The asymmetric outcome of female meiosis I, whereby an entire set of chromosomes are discarded into a polar body, presents an opportunity for selfish genetic elements to cheat the process and disproportionately segregate to the egg. Centromeres, the chromosomal loci that connect to spindle microtubules, could potentially act as selfish elements and "drive" in meiosis. We review the current understanding of the genetic and epigenetic contributions to centromere identity and describe recent progress in a powerful model system to study centromere drive in mice. The progress includes mechanistic findings regarding two main requirements for a centromere to exploit the asymmetric outcome of female meiosis. The first is an asymmetry between centromeres of homologous chromosomes, and we found this is accomplished through massive changes in the abundance of the repetitive DNA underlying centromeric chromatin. The second requirement is an asymmetry in the meiotic spindle, which is achieved through signaling from the oocyte cortex that leads to asymmetry in a posttranslational modification of tubulin, tyrosination. Together, these two asymmetries culminate in the biased segregation of expanded centromeres to the egg, and we describe a mechanistic framework to understand this process.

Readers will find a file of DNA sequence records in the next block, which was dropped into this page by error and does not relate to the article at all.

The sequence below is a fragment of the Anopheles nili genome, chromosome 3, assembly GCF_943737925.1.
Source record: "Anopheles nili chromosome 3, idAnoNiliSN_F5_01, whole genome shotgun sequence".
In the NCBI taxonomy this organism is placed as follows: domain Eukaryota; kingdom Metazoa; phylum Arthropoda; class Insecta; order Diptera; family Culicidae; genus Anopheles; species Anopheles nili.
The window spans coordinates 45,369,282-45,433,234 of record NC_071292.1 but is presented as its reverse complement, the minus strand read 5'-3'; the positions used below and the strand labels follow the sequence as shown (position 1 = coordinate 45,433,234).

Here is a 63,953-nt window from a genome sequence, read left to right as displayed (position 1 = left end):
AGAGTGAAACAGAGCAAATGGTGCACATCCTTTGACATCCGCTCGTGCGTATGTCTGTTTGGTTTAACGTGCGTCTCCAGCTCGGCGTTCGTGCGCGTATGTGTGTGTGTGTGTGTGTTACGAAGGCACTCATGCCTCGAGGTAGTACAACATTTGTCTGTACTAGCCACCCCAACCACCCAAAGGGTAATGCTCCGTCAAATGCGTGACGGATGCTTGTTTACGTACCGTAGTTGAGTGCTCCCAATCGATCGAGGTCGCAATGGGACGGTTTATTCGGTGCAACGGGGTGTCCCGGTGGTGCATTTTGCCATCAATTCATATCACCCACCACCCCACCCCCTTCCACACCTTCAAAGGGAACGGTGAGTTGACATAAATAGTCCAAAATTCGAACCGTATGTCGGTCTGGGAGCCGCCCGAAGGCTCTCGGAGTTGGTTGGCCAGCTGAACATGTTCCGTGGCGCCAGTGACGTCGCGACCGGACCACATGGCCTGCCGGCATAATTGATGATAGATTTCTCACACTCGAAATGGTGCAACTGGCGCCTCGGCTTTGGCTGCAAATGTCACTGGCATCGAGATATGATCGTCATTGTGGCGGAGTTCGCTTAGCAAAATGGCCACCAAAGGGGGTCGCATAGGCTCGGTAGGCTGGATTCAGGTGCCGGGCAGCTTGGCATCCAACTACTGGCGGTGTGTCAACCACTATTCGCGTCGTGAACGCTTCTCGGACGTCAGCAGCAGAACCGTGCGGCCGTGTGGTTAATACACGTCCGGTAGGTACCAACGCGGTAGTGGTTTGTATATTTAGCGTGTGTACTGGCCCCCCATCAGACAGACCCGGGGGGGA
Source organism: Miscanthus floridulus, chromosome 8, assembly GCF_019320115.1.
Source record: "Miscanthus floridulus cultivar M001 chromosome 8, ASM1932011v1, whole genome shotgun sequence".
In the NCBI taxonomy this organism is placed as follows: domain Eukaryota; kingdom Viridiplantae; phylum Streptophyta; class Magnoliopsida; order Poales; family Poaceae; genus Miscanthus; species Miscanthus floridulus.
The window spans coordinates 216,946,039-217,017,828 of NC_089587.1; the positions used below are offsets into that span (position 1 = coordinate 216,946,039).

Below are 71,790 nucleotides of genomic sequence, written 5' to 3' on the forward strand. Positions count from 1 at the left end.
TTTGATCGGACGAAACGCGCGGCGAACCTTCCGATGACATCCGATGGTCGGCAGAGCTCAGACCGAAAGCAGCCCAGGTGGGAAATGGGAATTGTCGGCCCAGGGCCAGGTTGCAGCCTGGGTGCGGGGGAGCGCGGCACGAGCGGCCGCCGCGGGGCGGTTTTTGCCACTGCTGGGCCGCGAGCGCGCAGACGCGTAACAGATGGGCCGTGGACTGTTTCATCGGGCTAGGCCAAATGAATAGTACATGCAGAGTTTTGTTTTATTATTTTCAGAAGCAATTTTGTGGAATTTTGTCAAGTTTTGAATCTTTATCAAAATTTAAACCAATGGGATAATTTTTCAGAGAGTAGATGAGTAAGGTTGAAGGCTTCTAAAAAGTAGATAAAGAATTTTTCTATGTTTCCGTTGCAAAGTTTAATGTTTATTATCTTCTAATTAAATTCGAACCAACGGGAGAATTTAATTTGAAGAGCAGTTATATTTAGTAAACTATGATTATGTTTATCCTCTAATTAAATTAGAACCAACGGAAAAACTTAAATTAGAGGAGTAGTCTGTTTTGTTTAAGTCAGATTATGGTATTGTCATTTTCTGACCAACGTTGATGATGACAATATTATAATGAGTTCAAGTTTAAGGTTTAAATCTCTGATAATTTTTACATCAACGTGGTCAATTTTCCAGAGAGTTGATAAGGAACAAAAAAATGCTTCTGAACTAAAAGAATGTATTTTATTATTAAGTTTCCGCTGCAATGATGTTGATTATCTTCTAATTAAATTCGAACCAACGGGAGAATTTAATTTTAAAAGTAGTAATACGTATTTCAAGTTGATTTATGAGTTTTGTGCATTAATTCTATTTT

© 2017 Lampson and Black; Published by Cold Spring Harbor Laboratory Press.